When I bring it up to friends and family members that I am planning to live to 120 years, the kinds of questions and/or comments I get are:
“Wow, that is pretty gutsy to think that you can live to 120.”
“Why do you want to live that long?”
“I would probably not be around past 85.”
“I would not want to be around that long. It would be no fun. All
my contemporaries would all be gone.”
“My money won’t last that long.”
“What is the longest any one has lived?”
“How many people have lived over 100, 110, or 115?”
As I started wondering about these, I thought maybe I would start from the bottom of the list. Those questions certainly look easier.
So, what is the recent record of longevity for humans?
Wikipedia has some real good pages summarizing this information, for example, you can start with Oldest People and Super Centenarian.
1500 supercentenarians (those over 110) have been documented in history. There are 30 verified over 115 year olds.
The oldest ever lived was Jeanne Calment from France who died on 4 August 1997 at the age of 122 years, 164 days. Sarah Knauss from the United States came closest to 120; she died on 30 December 1999 at the age of 119 years and 97 days. Two died at 117 years, and five at 116 years.
The oldest currently living is Misao Okawa in Japan at the age of 116 years and 11 days. She is the 10th oldest so far.
In 2012, the UN estimated there to be 316,600 centenarians (over 100) living worldwide. The US has the highest number (53,364 per the 2010 Centenarian Special Report ). Per the report:
“In the period from 1980 to 2010, the centenarian population experienced a larger percentage increase than did the total population. The number of centenarians increased from 32,194 to 53,364, resulting in a 65.8% increase, while the total population increased 36.3 percent. Consequently, the centenarian population increased from 1.42 per 10,000 in 1980 to 1.73 per 10,000 in 2010.”
As an optimist, when I look at this data, it looks very encouraging to me. First, it is definitely viable to live to 120. It has already been done! Like the four-minute mile, someone has already shown the way.
Second, an increasing number of people are approaching that age with an increasing rate. So, at this rate, by the time my time arrives, dying at 120 will be as routine as dying at 100 today! It might not be very common, but it might not be that rare.
What do you think? How do you see these statistics?
Brian Roberts said:
Ashok, when we first started talking about this, I wasn’t sure what to think because 120 sounds so unattainable. Well…if you have good genes and live your life “purposely” to reach 100 and beyond, why ISN’T it attainable? It really is a mindset…conceive…believe…achieve, right?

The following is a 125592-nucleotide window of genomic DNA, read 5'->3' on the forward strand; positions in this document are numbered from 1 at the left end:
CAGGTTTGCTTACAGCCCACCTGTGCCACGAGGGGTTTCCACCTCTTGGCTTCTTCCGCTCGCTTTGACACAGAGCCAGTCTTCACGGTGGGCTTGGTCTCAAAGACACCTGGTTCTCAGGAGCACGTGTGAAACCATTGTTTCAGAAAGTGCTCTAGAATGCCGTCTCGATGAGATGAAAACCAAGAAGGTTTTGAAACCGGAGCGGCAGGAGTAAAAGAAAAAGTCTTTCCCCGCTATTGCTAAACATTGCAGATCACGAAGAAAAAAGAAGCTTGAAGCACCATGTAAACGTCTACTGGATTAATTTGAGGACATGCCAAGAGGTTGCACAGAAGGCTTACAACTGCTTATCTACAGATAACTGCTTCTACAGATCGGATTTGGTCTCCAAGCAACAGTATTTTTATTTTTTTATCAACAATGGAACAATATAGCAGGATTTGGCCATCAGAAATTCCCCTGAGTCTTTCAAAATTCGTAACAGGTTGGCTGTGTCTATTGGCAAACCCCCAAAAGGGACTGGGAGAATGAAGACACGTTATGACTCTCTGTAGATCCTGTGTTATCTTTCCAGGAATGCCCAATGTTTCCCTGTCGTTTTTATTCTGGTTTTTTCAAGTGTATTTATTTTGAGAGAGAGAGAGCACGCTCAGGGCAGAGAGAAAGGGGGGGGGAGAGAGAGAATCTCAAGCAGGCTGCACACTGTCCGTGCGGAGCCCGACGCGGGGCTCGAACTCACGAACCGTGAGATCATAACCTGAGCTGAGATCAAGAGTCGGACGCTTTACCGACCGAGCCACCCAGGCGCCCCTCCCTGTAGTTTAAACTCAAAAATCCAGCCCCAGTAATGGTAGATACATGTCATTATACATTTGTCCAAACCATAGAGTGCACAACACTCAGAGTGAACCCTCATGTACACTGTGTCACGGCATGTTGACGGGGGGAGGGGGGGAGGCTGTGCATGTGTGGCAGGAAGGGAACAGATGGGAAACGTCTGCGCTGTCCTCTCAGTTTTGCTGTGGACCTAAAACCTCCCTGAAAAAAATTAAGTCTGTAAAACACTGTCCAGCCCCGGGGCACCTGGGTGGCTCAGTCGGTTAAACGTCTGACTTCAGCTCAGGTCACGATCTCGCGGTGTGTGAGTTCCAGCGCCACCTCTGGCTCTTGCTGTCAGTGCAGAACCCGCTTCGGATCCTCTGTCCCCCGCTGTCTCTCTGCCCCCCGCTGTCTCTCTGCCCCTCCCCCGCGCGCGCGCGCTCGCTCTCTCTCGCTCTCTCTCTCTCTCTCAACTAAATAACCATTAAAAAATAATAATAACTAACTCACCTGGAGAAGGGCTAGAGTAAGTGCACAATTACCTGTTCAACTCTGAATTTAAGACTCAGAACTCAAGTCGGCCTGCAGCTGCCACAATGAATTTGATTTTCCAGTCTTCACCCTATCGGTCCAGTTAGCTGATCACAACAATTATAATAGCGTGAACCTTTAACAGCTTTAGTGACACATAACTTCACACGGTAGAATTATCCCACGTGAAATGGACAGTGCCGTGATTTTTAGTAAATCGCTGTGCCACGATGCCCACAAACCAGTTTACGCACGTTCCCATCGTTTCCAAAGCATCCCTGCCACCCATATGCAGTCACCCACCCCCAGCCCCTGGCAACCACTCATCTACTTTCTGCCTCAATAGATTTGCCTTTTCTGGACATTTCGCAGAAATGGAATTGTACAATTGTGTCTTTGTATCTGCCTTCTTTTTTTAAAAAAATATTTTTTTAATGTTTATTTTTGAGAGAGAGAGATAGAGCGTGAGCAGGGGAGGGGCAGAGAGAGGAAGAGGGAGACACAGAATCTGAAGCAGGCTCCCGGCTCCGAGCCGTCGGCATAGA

Thanks for sharing your thoughts and research. I look forward to following this blog…and all those who follow it and add their thoughts, information and positive energy!
Brian, Thanks for your comment on this post. And, I agree.
However, the plot thickens as I research this topic further. Check out my next post, where I discuss how serious researchers claim the opposite.
I will be interested in your take on that post.
Do genes play a role in achieving those ages? Or it’s a set of lifestyle decisions or just luck?
This is a good question Suman and it goes to the heart of this whole matter.
Well, from all I have learned, it is not just any one thing but really all of the above. And, hence this blog for all that matters and how to optimize each of those variables.
The role of inherited genes that one has no control over seems to be shrinking every day with the research in epigenetics, that is, the study of which lifestyles choices turn which genes on or off. These days, inherited genes are considered to be play about 20% role in life/health span.
Luck or accidental deaths while not seemingly in one’s control can also be influenced by one’s choices. For example, fewer people die in car accidents if they buckle seat belt compared to those who do not.
In one of my later posts, https://wordpress.com/post/purposelyliveto120.com/496” I discuss various calculators that you can use to see how long you will live. These are based on as many as 50 to 70 independent variables in lifestyle choices, each of which can add or take away from life/health span. For example, do you wear a seat belt, do yo floss you teeth every day, do you live in urban area or rural area, in addition to the expected questions of nutrition, exercise, meditation, etc.
Hope this helps..
Wow- only 20%. I am going through your posts now..look forward to reading more on this topic.